Graham Hemostasis 2012 / Exam 2 / 2nd deck Flashcards Preview

CVPR 330 Blood > Graham Hemostasis 2012 / Exam 2 / 2nd deck > Flashcards

Flashcards in Graham Hemostasis 2012 / Exam 2 / 2nd deck Deck (42):
1

How does fibrinogen change to fibrin ?

The enzyme Thrombin converts fibrinogen into Fibrin Monometer, Fibrinopeptide A&B. Fibrin Monometers then connect to each other and form the fibrin clot.

2

1.) What Lab Test can we run to measure Fibrinogen quantification (see if Fibrinolysis is taking place) ?
2.) What are the normal values?

1.) D Dimer
2.) 200 - 400 mg/dL
Newborns = 150 - 300 mg/dL

3

Preparation of a Sample for Coagulation Testing ?

- Sodium citrate
- Ratio of blood to
anticoagulant 9:1
- Tube must be full
- Should not be the first tube drawn

4

Prothrombin Time (PT)

3 minutes @ 37 degrees

- Measures the amount of clotting factors 7, 10, 5, & 2 in the Extrinsic System.

5

Activated Partial Thromboplastin Time (APTT)

5 min @ 37 degrees

(Plasma) + Activator phospholipid + surface contact + Calcium Chloride = Time it takes to clot

6

APTT Normal Lab Value:

25 - 35 sec

7

PT Normal Lab Values:

- Normal Lab Value: 50 - 150 % of normal activity
- Normal Lab Value: 10-13 sec

8

Thrombin Time

3 min at 37 degrees

Test to diagnose Thrombin Inhibition.
- Normal Lab Value: 10-15 sec

9

What study can you use to determine deficiency vs. inhibitor ?

Mixing Study
- Patient plasma is mixed with an equal amount of normal plasma and the APTT is then repeated.

* If the time corrects = Deficiency
* If the time does not correct = Inhibitor is present; heparin or antibody.

10

Plasminogen

Anticoagulant Protein

11

Plasminogen may be activated to the proteolytic enzyme PLASMIN by a number or agents, name 2 of them?

TPA
Urokinase

12

Plasmin

proteolytic enzyme that digests fibrin

13

Explain the D -Dimer test ?

Antibody-d-dimer + Plasma = Positive if Agglutination occurs.

14

Congenital factor deficiencies that may prolong PT ?

I
II
V
X
VII

15

Aquired factor deficiencies that may prolong PT or APTT ?

- May be single factor deficiency or multiple factor deficiency. that my prolong PT ?

- It could be a production problem.
- or a Consumption problem.

16

Inhibitors that may prolong PT ?

- Heparin (some heparins in some test systems)
- Lupus-like anticoagulant (high dose)
- Paraproteins
- Elevated FSP

17

Congenital factor deficiencies
that may prolong APTT ?

I
II
V
X
VIII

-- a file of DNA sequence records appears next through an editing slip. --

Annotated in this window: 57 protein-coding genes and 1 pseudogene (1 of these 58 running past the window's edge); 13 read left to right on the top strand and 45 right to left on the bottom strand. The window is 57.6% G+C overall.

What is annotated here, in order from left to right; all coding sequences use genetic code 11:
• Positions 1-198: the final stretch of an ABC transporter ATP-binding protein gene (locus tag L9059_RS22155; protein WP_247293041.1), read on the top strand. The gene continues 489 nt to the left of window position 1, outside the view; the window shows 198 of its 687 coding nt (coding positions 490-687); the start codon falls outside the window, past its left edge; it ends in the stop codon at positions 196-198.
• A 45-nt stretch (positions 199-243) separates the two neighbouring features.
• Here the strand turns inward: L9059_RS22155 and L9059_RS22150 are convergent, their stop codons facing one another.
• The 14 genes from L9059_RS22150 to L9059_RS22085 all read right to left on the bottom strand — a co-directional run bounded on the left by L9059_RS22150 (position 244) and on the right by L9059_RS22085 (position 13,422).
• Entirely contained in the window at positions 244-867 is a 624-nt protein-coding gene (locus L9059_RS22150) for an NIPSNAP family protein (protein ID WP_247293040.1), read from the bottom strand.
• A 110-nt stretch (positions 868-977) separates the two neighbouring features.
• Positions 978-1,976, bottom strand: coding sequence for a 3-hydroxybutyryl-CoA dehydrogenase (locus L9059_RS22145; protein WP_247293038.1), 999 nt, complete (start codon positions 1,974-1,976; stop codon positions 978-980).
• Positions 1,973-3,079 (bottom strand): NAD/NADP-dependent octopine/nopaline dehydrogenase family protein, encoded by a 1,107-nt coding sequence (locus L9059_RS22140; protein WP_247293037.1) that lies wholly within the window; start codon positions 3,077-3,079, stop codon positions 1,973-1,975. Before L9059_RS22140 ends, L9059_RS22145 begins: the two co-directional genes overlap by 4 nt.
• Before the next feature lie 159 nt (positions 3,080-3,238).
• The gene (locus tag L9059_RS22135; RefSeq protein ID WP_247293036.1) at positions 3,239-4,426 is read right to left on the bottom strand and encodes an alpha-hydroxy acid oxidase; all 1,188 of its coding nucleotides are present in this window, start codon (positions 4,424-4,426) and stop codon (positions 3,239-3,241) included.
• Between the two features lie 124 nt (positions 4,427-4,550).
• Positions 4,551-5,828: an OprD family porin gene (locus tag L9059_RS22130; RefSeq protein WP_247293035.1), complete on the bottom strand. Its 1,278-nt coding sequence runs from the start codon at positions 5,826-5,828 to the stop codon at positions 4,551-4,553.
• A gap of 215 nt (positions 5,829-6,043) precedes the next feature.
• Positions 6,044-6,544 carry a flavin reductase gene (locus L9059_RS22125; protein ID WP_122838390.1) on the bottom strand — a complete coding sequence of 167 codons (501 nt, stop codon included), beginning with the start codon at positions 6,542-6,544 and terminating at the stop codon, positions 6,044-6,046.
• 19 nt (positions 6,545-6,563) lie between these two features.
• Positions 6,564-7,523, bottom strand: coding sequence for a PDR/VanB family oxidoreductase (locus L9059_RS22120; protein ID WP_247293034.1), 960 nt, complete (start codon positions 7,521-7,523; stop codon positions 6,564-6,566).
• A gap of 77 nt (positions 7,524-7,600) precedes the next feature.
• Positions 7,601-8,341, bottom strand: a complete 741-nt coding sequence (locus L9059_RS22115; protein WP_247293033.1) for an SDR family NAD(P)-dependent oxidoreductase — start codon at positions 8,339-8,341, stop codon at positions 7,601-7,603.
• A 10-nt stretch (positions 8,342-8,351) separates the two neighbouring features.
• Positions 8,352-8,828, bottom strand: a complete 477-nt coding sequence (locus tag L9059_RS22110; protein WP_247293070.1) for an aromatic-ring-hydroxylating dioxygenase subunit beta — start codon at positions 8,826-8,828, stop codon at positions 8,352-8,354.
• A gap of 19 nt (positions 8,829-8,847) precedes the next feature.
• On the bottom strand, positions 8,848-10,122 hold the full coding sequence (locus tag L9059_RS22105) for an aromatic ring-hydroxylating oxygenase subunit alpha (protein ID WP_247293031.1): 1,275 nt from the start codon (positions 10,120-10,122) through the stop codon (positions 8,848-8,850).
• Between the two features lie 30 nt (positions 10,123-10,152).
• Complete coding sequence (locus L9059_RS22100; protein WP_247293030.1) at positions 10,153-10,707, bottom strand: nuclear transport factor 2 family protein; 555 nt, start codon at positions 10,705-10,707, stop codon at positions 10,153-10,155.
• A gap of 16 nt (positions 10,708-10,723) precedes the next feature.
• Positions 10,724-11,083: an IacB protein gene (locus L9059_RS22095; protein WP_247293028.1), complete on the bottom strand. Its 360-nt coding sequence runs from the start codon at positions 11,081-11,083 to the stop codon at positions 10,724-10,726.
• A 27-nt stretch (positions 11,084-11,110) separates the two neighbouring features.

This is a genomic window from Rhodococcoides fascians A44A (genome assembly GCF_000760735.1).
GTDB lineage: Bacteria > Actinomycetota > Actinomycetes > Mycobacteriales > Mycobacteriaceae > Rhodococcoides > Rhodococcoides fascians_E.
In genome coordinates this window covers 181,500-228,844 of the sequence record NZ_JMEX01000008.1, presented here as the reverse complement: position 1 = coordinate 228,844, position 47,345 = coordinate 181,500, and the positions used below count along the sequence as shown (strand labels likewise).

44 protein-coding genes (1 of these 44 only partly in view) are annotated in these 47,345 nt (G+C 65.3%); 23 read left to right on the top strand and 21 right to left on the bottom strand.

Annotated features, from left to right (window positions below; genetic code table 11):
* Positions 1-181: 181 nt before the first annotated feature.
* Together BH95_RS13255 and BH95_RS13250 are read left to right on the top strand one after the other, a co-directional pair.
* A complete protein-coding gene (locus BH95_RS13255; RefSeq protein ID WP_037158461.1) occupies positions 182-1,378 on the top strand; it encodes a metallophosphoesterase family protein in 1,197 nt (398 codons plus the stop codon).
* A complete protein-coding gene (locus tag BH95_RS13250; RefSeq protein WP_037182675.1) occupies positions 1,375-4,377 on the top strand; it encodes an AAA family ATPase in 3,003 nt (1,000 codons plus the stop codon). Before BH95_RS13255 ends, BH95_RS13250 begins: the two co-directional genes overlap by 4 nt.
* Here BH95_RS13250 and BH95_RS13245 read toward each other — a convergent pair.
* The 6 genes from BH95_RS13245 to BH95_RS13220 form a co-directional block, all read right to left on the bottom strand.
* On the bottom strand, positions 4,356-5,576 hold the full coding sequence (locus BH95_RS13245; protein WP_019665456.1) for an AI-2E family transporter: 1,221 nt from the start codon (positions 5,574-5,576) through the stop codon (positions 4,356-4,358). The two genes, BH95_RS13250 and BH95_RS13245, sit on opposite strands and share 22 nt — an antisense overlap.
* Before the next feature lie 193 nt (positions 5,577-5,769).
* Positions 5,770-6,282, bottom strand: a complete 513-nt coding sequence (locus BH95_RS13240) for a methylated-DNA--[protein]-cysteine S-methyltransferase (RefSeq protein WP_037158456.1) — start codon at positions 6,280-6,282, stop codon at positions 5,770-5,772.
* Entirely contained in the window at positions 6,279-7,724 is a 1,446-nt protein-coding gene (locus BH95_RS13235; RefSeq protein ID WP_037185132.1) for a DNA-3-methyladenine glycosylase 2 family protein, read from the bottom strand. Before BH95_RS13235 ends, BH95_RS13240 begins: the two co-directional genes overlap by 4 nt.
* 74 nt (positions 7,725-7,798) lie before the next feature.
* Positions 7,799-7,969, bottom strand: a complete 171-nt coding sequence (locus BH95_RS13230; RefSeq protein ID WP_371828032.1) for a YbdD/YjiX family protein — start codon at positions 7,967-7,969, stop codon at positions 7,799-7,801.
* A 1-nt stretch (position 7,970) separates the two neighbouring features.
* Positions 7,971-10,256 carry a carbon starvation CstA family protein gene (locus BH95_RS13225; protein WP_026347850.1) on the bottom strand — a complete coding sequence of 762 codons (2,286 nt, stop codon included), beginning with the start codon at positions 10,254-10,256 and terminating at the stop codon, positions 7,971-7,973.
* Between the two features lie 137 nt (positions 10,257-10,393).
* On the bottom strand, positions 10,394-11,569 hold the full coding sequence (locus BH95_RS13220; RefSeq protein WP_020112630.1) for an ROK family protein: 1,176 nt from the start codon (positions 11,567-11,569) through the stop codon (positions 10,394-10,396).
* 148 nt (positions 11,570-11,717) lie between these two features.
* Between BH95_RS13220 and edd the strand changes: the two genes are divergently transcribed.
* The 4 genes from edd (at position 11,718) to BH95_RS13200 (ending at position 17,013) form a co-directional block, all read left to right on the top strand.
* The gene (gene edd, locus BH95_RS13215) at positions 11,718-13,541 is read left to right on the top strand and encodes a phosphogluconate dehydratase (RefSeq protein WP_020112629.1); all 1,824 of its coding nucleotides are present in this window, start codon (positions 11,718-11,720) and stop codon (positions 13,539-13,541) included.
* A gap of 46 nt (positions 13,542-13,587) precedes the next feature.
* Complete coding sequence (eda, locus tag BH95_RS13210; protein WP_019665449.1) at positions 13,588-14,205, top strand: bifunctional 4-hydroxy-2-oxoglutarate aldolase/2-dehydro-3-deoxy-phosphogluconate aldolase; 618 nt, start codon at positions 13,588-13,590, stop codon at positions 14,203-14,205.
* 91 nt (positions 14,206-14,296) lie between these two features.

IX
XI
XII

18

Inhibitors that may prolong APTT ?

- Heparin
- Specific factor inhibitor
- Lupus-like anticoagulant
- Paraproteins
- Elevated FSP

19

Patient is
Bleeding,
Mixing study corrects Abnormal APTT.

What Factors are deficient?

I
II
V
X
VII (vWF)
IX

20

Patient is
NOT bleeding,
Mixing study corrects Abnormal APTT.

What Factors are deficient?

XI
XII

21

Patient is
Bleeding,
Mixing study does NOT correct Abnormal APTT.

What's the problem?

INHIBITORS

- Heparin
- Specific factor inhibitor
- Paraproteins
- Elevated FSP

22

Patient is
NOT bleeding,
Mixing study does NOT correct Abnormal APTT.

What's the problem?

LLAC

23

Factors that may prolong the Thrombin Time ?

- Decreased fibrinogen
- Abnormal fibrinogen
- Thrombin Inhibitors
Heparin
Paraproteins
Increased FSP

24

What is the most common congenital bleeding disorder ?

von Willebrand Disease

25

Criteria for diagnosis of LUPUS

- Prolongation of PT / PTT
- Uncorrectable prolongation of the PT / PTT with addition of normal plasma.
- Absence of specific inhibitory activity against any specific coagulation inhibitor

26

Natural Anticoagulants

- Antithrombin
- Protein C & Protein S
- Tissue factor pathway
inhibitor

27

What natural anticoagulant neutralizes serine proteases ?

Antithrombin

28

What natural anticoagulant inhibit Va and VIIIa ?

Protein C & Protein S

29

What natural anticoagulant neutralizes VIIa and Xa ?

Tissue factor pathway inhibitor

30

Thrombotic Complications in CPB

- Consumptive and hemodilutional losses of natural anticoagulants
- Transfusion of hemostatic products can result in excessive thrombin generation
- HIT
- Inherited hypercoagulable states

31

Heparin Induced Thrombocytopenia (HIT)

- 1-5% of pts exposed to unfractionated heparin will develop HIT.
- 30% of those will develop thrombosis
- Patient forms antibodies to the complex of heparin with PF4 found in the alpha granules of platelets

32

Name 5 Inherited Hypercoagulable States?

- Factor V Leiden
- Prothrombin G20210A
- Elevation of vWF, VIII,
fibrinogen
- Deficiency of natural
anticoagulants
- Increased levels of
Lipoprotein (a) inhibits fibrinolysis

33

Disseminated Intravascular Coagulation (DIC) definition ?

Secondary condition that results in the increased generation of thrombin. Making clots leads to fibrinolysis (the breaking down of clots) which leads to a vicious cycle.

34

Disseminated Intravascular Coagulation (DIC) fibrinolytic example ?

Hemorrhagic Purpura Meningococcal Septicemia

35

Disseminated Intravascular Coagulation (DIC) Thrombotic example ?

Gangrene Haemophilus B Septicemia

36

Thrombin Removes fibrinopeptides A and B, forming fibrin monomers which
results in ?

Decreased Fibrinogen

37

Thrombin Activates V, VIII, and XIII. As it is formed, it consumes what ?

factor II

38

Thrombin also Stimulates platelets, which leads to what ?

thrombocytopenia

39

Activation of Fibrinolysis leads to 4 things, what are they?

- Increased plasmin generation
- Lysis of clots
- Consumption of fibrinogen
- Increased levels of FSP and
D-Dimer

40

Laboratory Results in DIC

↑ PT, PTT, TT
↑ Fibrin Split Products
↓ Fibrinogen
↓ Platelets
- Schistocytes on peripheral
smear

41

6 Conditions Associated with DIC?

- Infections
- Obstetric complications
- Surgery, including CPB
- Malignancies
- Massive tissue injury
- Snakebite

42

Anticoagulant Therapy

* Thrombin Inhibitors
- Heparin
- Direct thrombin inhibitors
* Warfarin compounds
(Coumadin)
* Antiplatelet therapy